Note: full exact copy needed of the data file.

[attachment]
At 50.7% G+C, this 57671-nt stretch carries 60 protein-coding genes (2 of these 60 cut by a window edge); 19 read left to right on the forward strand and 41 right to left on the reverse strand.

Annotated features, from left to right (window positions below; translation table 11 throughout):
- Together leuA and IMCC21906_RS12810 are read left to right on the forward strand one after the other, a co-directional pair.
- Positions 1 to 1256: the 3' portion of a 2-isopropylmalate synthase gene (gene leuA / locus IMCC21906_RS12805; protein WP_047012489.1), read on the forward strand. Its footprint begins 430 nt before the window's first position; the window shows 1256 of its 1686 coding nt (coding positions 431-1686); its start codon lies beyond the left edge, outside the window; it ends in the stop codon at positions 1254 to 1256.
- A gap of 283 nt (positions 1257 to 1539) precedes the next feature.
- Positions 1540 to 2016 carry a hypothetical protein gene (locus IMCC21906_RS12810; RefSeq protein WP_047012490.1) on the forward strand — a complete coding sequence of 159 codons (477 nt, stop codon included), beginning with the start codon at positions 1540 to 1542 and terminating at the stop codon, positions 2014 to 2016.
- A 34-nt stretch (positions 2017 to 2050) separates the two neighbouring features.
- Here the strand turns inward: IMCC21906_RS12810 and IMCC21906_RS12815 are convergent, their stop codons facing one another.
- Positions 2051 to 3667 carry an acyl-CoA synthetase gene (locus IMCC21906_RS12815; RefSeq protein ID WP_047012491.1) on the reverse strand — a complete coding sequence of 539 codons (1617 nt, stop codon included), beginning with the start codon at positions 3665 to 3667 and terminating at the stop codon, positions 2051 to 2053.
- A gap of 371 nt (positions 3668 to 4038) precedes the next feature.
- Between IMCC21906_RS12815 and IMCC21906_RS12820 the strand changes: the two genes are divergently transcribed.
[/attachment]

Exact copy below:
At 50.7% G+C, this 57671-nt stretch carries 60 protein-coding genes (2 of these 60 cut by a window edge); 19 read left to right on the forward strand and 41 right to left on the reverse strand.

Annotated features, from left to right (window positions below; translation table 11 throughout):
- Together leuA and IMCC21906_RS12810 are read left to right on the forward strand one after the other, a co-directional pair.
- Positions 1 to 1256: the 3' portion of a 2-isopropylmalate synthase gene (gene leuA / locus IMCC21906_RS12805; protein WP_047012489.1), read on the forward strand. Its footprint begins 430 nt before the window's first position; the window shows 1256 of its 1686 coding nt (coding positions 431-1686); its start codon lies beyond the left edge, outside the window; it ends in the stop codon at positions 1254 to 1256.
- A gap of 283 nt (positions 1257 to 1539) precedes the next feature.
- Positions 1540 to 2016 carry a hypothetical protein gene (locus IMCC21906_RS12810; RefSeq protein WP_047012490.1) on the forward strand — a complete coding sequence of 159 codons (477 nt, stop codon included), beginning with the start codon at positions 1540 to 1542 and terminating at the stop codon, positions 2014 to 2016.
- A 34-nt stretch (positions 2017 to 2050) separates the two neighbouring features.
- Here the strand turns inward: IMCC21906_RS12810 and IMCC21906_RS12815 are convergent, their stop codons facing one another.
- Positions 2051 to 3667 carry an acyl-CoA synthetase gene (locus IMCC21906_RS12815; RefSeq protein ID WP_047012491.1) on the reverse strand — a complete coding sequence of 539 codons (1617 nt, stop codon included), beginning with the start codon at positions 3665 to 3667 and terminating at the stop codon, positions 2051 to 2053.
- A gap of 371 nt (positions 3668 to 4038) precedes the next feature.
- Between IMCC21906_RS12815 and IMCC21906_RS12820 the strand changes: the two genes are divergently transcribed.